Puzzle man: Angels’ David Fletcher joins Dodgers’ Kenley Jansen in talent show
What could be better to break up the monotony of spring training than a talent show?
Jansen, the Dodgers’ closer, plays the piano. Angels shortstop José Iglesias sings. Angels broadcaster Mark Gubicza cooks. Dodgers broadcaster Orel Hershiser does something, but we couldn’t find out what.
Fletcher, the Angels’ second baseman, can solve a Rubik’s cube. In a segment taped last year, he’ll try to solve one as former Angels shortstop Andrelton Simmons watches.
“He was heckling me,” Fletcher said, “trying to distract me.”
Fletcher said he learned how to solve a Rubik’s cube from a teammate in the minor leagues.
“We have a lot of free time on our hands,” he said.
What’s the secret?
“It’s a lot of memorizing, a lot of steps and stuff,” he said. “If I didn’t know how to do it, obviously there’s no way I’d be able to figure it out.”
Angels two-way star Shohei Ohtani might hit on days he pitches. He might pitch every sixth day. He might hit the day after he pitches. It’s all on the table.
Yogi Berra could not have put it any better. But, other than the ability to play baseball and solve a Rubik’s cube, Fletcher said he did not really have many other talents.
When he attended Cypress High, Fletcher said, the senior class did not stage a talent show.
“If we did,” he said, “I probably wouldn’t have been involved.”
The talent show can be streamed free via https://www.lung.org/get-involved/events/championsunite.
Dead ball, live game
The traditional description of baseball as the “national pastime” is not an anachronism, at least not to Angels manager Joe Maddon. He just believes the sport needs to return to traditional baseball.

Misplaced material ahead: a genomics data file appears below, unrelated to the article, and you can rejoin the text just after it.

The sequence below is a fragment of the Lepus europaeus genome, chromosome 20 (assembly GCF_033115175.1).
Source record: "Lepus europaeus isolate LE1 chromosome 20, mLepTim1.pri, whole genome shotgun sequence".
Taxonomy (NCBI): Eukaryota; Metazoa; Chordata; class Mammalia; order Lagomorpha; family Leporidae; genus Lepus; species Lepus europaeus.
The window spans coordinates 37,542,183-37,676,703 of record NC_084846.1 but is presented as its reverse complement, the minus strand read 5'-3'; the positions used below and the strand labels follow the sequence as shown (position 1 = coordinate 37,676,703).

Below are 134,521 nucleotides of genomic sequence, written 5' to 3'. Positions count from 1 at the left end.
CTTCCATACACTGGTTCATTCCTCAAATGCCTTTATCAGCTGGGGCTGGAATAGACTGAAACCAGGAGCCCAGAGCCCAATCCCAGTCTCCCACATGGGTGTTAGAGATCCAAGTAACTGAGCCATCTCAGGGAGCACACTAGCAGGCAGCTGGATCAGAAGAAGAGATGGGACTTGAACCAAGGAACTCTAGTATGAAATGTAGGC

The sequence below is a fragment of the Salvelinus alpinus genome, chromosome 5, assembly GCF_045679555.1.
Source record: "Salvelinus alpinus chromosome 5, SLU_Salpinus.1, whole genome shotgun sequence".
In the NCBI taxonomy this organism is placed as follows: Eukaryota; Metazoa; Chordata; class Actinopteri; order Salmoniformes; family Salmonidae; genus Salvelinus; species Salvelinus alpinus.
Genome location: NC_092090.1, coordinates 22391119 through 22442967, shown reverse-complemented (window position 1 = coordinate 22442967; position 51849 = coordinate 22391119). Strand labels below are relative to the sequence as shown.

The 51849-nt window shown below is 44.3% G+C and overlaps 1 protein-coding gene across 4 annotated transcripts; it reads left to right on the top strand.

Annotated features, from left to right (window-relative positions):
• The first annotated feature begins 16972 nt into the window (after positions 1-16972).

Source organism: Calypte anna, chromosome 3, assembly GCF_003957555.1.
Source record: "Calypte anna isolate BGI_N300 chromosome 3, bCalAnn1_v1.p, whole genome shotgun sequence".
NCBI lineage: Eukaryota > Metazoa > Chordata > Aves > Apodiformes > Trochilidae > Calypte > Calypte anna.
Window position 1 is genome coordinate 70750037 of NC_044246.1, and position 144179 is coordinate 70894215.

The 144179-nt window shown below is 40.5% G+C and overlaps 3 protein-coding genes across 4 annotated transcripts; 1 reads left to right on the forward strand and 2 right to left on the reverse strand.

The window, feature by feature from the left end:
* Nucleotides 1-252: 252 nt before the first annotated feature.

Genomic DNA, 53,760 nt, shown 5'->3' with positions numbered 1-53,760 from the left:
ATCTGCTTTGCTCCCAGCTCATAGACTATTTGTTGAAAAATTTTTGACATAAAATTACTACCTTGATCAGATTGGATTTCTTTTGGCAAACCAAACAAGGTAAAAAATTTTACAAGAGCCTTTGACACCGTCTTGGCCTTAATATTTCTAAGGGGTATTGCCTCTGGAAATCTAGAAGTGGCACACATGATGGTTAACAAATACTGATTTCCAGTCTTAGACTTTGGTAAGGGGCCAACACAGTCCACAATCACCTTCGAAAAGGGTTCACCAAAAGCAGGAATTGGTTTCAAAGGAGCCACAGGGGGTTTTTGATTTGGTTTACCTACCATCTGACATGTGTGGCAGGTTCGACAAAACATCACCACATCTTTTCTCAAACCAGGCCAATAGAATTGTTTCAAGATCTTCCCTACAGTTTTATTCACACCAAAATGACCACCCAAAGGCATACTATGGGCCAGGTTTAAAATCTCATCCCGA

Toward that end, he approves of the slightly deader ball Major League Baseball plans to use this season. Fewer home runs, he hopes, would lead hitters to use the whole field, leading to more singles, doubles, triples and stolen bases — all of which are more exciting than the sleep-inducing contemporary mix of the “three true outcomes”: home runs, walks and strikeouts.
“If you’re going to want to re-engage the fans and kind of force a different method of play, I think it would be outstanding,” Maddon said.
“I want to see the industry grow. I want to see the phrase ‘national pastime’ used more consistently, because that’s who we are. We’ve gotten away from that a little bit, and the little bit is the disinterest in the game based on the three true outcomes that have proliferated the last, I don’t know, 10 or 12 or 13 years. There’s only one way, I think, to get the game being played to its fullest again.”
Angels superstar Mike Trout has found hitting drills — including some Shohei Ohtani uses to refine his swing mechanics — that have helped his preparation.
The Angels scored their first run Wednesday when Justin Upton singled, stole second base, and scored on a two-out single. Upton has two stolen bases this spring. He had no stolen bases last season and one in 2019.
Go beyond the scoreboard
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